Sun.Star Pampanga - - PERSPECTIVE! -


The United States left a long last­ing im­pres­sion on the Philip­pine school sys­tem. Sev­eral col­leges and univer­si­ties were founded with the goal of ed­u­cat­ing the na­tion’s fu­ture lead­ers. In the present days, ed­u­ca­tion sys­tem in the Philip­pines is in­flu­enced by the global de­mands of the so­ci­ety. Hav­ing a good ed­u­ca­tion is im­por­tant to one’s suc­cess in life. Ed­u­ca­tion is the key to suc­cess, with­out a good ed­u­ca­tion you will find it hard to achieve suc­cess in one’s life. A good ed­u­ca­tion is im­por­tant be­cause you will be able to think for your­self and com­mu­ni­cate in­tel­li­gently to other peo­ple. Per­sons who don‘t have a good ed­u­ca­tion back­ground will have a dif­fi­cult time find­ing jobs and also will earn less money. If a per­son is un­able to rea­son and think for him­self then that per­son will have prob­lem in find­ing and keep­ing a job. They will not be very suc­cess­ful in life un­til they im­prove their ed­u­ca­tional back­ground.

Jobs are hard to get, they are not easy for the com­pe­ti­tion is too taught, and the em­ploy­ers will seek the most qual­i­fied and in­tel­li­gent per­son to fill the va­cancy.

Why is ed­u­ca­tion so sig­nif­i­cant?

Ed­u­ca­tion is knowl­edge ac­quired. Ed­u­ca­tion gives us the per­spec­tive of the things around us. Ed­u­ca­tion helps us to look at our lives and learn from every ex­pe­ri­ences. The fu­ture of a coun­try is safe in the hands of ed­u­cated peo­ples. Ed­u­ca­tion is im­por­tant for the eco­nomic growth of our coun­tries. It fos­ters prin­ci­ples of so­cial­ism and equal­ity. A per­son can’t be a com­plete man with­out a good ed­u­ca­tion. Ed­u­ca­tion also builds your self es­teem and how you view your­self. A per­son with a good ed­u­ca­tion back­ground will have more con­fi­dent when ap­proach­ing a new job and also when in­ter­act­ing with peo­ple.

Fill in the gaps with teach­ers in read­ing com­pre­hen­sion and ba­sic math skills dur­ing their ini­tial train­ing, is a key ac­tion to im­prove the qual­ity of ed­u­ca­tion in the coun­try. The train­ing re­ceived by teach­ers when they are al­ready in ser­vice is im­por­tant to keep them up­dated, but should not re­place the “ur­gent need” to pri­or­i­tize and re­form the train­ing they re­ceive in a nor­mal Ed­u­ca­tion sys­tem.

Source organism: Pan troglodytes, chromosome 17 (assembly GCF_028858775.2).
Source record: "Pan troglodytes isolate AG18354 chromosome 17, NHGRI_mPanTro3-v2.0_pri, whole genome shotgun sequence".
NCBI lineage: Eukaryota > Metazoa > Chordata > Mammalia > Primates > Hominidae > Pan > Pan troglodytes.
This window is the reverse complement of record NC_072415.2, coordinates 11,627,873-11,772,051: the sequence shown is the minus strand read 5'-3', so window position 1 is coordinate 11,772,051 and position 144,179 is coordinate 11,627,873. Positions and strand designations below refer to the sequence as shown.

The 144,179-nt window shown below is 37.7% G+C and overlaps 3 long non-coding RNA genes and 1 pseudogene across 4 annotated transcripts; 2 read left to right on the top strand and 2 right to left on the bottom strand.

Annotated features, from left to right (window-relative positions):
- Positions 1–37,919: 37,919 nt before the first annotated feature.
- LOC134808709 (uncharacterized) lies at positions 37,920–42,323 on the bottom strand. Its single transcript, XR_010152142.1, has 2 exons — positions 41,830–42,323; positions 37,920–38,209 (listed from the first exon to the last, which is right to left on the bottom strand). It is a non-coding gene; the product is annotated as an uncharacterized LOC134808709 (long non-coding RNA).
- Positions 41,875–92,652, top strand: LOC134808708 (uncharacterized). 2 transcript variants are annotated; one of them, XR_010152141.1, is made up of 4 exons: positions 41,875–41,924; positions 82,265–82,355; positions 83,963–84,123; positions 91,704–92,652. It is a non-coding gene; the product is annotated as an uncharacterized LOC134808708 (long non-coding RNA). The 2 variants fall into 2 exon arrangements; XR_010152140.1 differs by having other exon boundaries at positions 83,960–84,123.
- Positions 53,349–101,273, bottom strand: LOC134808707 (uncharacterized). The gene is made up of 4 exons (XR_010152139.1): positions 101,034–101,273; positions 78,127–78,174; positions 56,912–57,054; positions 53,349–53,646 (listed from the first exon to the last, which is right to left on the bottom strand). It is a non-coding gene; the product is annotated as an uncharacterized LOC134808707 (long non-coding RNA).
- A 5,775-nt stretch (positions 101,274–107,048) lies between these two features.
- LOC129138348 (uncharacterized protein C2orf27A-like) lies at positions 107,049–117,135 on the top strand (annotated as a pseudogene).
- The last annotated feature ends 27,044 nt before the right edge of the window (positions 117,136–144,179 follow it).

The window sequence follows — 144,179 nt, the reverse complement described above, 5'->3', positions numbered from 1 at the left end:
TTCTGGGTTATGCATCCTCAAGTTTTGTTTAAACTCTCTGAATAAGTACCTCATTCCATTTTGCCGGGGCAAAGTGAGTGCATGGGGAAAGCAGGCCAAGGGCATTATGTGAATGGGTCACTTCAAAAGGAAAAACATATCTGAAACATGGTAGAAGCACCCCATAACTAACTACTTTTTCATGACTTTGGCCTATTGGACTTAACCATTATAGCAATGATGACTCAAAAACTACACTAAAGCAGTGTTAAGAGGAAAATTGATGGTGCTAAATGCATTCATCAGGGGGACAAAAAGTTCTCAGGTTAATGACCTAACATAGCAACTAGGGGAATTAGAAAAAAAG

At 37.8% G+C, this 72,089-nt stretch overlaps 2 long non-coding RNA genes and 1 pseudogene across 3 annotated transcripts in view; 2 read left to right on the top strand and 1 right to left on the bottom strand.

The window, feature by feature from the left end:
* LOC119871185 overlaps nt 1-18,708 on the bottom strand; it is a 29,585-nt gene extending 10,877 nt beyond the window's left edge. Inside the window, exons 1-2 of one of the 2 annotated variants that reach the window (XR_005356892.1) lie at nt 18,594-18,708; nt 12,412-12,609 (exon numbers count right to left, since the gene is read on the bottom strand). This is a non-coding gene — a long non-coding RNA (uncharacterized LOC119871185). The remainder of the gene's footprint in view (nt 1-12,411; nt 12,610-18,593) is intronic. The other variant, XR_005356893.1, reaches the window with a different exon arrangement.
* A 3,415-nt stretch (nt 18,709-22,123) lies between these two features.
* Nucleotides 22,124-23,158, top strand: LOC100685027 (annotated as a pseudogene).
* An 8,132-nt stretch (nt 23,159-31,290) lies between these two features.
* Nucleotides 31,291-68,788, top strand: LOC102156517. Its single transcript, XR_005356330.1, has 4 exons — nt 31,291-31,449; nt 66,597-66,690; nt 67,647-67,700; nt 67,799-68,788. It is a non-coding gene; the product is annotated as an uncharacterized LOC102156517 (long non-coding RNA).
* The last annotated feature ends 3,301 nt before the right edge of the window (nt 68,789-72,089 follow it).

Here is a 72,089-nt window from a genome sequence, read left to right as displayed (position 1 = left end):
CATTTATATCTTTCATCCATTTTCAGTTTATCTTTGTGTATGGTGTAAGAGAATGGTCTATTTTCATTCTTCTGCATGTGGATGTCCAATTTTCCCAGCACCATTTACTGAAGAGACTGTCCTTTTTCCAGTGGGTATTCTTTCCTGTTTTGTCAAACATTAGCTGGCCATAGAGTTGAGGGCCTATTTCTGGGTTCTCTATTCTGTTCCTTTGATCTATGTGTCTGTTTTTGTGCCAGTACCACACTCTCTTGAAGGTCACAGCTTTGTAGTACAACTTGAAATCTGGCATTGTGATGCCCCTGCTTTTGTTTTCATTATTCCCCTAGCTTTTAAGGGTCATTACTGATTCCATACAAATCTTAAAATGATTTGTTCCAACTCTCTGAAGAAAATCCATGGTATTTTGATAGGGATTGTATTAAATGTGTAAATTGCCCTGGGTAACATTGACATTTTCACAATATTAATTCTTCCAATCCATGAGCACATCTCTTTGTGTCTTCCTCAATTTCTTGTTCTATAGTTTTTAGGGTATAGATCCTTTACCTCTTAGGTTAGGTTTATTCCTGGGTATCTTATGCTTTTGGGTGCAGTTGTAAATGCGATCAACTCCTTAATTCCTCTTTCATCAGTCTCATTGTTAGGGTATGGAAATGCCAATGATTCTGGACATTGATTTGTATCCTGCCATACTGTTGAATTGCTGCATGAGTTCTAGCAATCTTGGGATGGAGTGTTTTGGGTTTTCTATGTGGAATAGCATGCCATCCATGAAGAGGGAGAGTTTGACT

“Those who en­ter the teach­ing pro­fes­sion and other ca­reers, come with those gaps that are not off­set in their ini­tial train­ing, and come to teach with these prob­lems, then that’s what we call the vi­cious cir­cle of ed­u­ca­tional qual­ity, that af­fects not only the so­ci­ety, but am­pli­fies in our coun­try”

Ac­cord­ing to the Jan­uary 2014 La­bor Force Sur­vey, the Philip­pines reg­is­tered an un­em­ploy­ment rate of 7.5 per­cent, while un­der­em­ploy­ment was pegged at 19.5 per­cent. The Global Em­ploy­ment Trends re­port of the In­ter­na­tional La­bor Or­ga­ni­za­tion pub­lished in 2014 also re­vealed that the Philip­pines reg­is­tered an un­em­ploy­ment rate of 7.3 per­cent in 2013, the high­est un­em­ploy­ment rate among mem­bers the As­so­ci­a­tion of South East Asian Na­tions or ASEAN.

Ed­u­ca­tion Missed-match is also a big is­sue. Ac­cord­ing to lvin Ng an econ­o­mist from the Uni­ver­sity of Santo To­mas “it im­pacts the econ­omy in such a way that the time spent pur­su­ing a par­tic­u­lar course in col­lege be­comes a fu­tile ex­er­cise for the stu­dent and brings about an over­sup­ply of tal­ents to a cer­tain pro­fes­sion”. “A mis­match oc­curs be­cause of the fail­ure to gen­er­ate the suf­fi­cient num­ber of peo­ple needed by the econ­omy”. He also noted that, the prob­lem is cul­tural mind­set, of the need to be­come a pro­fes­sional with spe­cial­ized skills re­gard­less if there is an ex­ist­ing de­mand in the econ­omy or none.

The job missed match may also be in­flu­ence by the many of the learn­ing prob­lems of our stu­dents are de­rived from the learn­ing prob­lems of their teach­ers, the thou­sands of men and women who each year choose to be­come a teach­ers, ei­ther to work in pri­mary or sec­ondary, did not de­velop fun­da­men­tal knowl­edge in their pri­mary and sec­ondary ed­u­ca­tion, such as read­ing sym­pa­thet­i­cally, ex­press ad­e­quately their ideas and ap­ply log­i­cal think­ing.

At the end, good ed­u­ca­tion is in­flu­ence by good teach­ers. The next step that the gov­ern­ment should do is to race the de­mands for jobs and ap­ply it in the school. Mak­ing sure that the de­mands are lik­able to the stu­dents, be­cause at the end of the day if the ed­u­ca­tion is missed match to the work of a per­son, none mat­ters.

The author is Head Teacher Ma­bal­a­cat City — oOo—

III at San­tos Ven­tura Na­tional High School,

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